“The owners want their dogs in the business, but some of them aren’t willing to do the work. Or they don’t realize the work involved. I’ve had dogs that I’ve auditioned that are right on the borderline, a three-minute sit-stay, say, and I tell them to work some more on it. Then I get them a job and bring them in because I haven’t seen them in months, and the dog can’t even stay for three minutes anymore. ‘Well, we haven’t really worked on it.’ So there’s a lack of motivation sometimes.”
THE DOG’S FINE, BUT THE DIRECTOR NEEDS WORK
“In general, directors want a dog that’s well socialized, comfortable in any situation,” says JoAnne. “Not afraid of crowds and noise and activity and things moving around. Like the crew, when they’re moving part of the set. And you obviously want a dog that’s intelligent, cooperative, that picks things up quickly, because sometimes you don’t have a lot of time to teach a new behavior.
“We try our best before we get them on the set to get information from the director, but it’s sort of like the game Telephone. The director tells the first assistant director what he or she wants, the first A.D. tells someone else, and on and on and on. By the time it gets to you, what the director wants and what you’re told the director wants are two different things.
“Or they’ll say, ‘Well, the dog is just in the scene. He really doesn’t do anything.’ They neglect to tell you that what they really want is a sit-stay while there’s a fight going on behind them, with people throwing things. Now that’s completely different. It isn’t just a dog sitting there. You have to prepare the dog for that sort of thing.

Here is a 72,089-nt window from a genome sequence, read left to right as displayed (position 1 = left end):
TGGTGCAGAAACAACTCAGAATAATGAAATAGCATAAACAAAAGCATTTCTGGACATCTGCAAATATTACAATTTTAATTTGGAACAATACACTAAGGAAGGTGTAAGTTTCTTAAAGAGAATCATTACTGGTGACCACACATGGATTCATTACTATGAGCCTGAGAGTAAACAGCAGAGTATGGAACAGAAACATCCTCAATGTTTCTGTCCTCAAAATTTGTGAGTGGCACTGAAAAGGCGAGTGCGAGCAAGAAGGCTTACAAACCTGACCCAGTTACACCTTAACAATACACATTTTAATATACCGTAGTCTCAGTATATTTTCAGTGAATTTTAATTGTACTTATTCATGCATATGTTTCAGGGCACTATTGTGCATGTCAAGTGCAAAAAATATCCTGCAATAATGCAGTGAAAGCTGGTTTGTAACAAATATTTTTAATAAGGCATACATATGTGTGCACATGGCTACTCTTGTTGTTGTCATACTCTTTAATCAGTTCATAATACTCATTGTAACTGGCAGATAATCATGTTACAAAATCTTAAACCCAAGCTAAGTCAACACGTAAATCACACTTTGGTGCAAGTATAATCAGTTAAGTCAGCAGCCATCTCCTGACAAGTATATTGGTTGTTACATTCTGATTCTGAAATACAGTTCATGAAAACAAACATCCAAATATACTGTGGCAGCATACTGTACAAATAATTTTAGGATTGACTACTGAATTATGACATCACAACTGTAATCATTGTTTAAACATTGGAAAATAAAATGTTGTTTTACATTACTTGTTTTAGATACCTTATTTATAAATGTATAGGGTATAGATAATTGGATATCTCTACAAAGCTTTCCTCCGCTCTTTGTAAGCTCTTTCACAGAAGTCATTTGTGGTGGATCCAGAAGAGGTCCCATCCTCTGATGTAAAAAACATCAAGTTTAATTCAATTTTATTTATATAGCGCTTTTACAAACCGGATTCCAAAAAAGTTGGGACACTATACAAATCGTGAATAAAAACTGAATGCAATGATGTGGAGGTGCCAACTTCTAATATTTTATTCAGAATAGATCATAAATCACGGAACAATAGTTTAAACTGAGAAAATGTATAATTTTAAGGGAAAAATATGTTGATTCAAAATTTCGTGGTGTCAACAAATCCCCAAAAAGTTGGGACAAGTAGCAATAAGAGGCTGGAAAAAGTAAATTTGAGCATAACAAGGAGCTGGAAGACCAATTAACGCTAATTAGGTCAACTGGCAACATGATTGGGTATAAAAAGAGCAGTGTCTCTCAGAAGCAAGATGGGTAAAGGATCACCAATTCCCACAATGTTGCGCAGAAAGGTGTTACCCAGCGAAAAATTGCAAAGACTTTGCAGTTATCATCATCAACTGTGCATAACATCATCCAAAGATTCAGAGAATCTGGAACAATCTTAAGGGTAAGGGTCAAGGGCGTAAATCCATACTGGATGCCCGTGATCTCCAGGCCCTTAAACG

“Oftentimes when you get on the set the director gets a little creative and wants to change things, and it’s your job as a trainer to adapt as best you can and try to please them, because time on the set, with all the crew and equipment, is very expensive. But sometimes you have to say, ‘He’s an animal, and we haven’t prepped for this. He’s not a human; he has to be trained.’
“Breeds that have a willingness to please are going to be easier to work with. Hound breeds are more difficult because they’re very independent. Bulldogs can be too. They will work for just so long and then say, ‘Uh-uh, no more.’ Some of the toy breeds…Yorkies. Although we have a wonderful Yorkie. Golden retrievers have good natural tendencies — outgoing, like people, pretty much take things in stride. But eventually production companies get sick of golden retrievers. Jack Russells [Frasier’s “Eddie”], they’re still popular, but I have had some situations recently where clients have said, ‘No, no, they’ve been used too much.’ So they go in waves. There are fads. Now, of course, it’s Chihuahuas.
PROPS! A JOCK ON THE GREAT DANE, PLEASE
“A lot of times they request a female dog if it’s a short-haired breed, so you don’t have all those…uh…things hanging out. But other times, they might want a German shepherd doing guard-dog duty around a prison, so they want a male dog.
SAPPHO, THE STARLET
Rowr-rowr-rowr! Woofwoofwoofwoofwoof! Great scrambling noises behind the door.
Door opens. Four-year-old fawn boxer named Sappho, huffing and wiggling, straining at her collar, which is tightly gripped by Kithie Gateley, her smiling, enthusiastic owner. “Hey, Sappho — Saphie! Hi! C’mon in!”
Once released, the dog becomes a shameless, wanton ball of wriggling, hopping, panting, licking, woofing welcoming committee. Having only a stub of a tail, she compensates by wagging every other part of her body, a typical representative of her breed.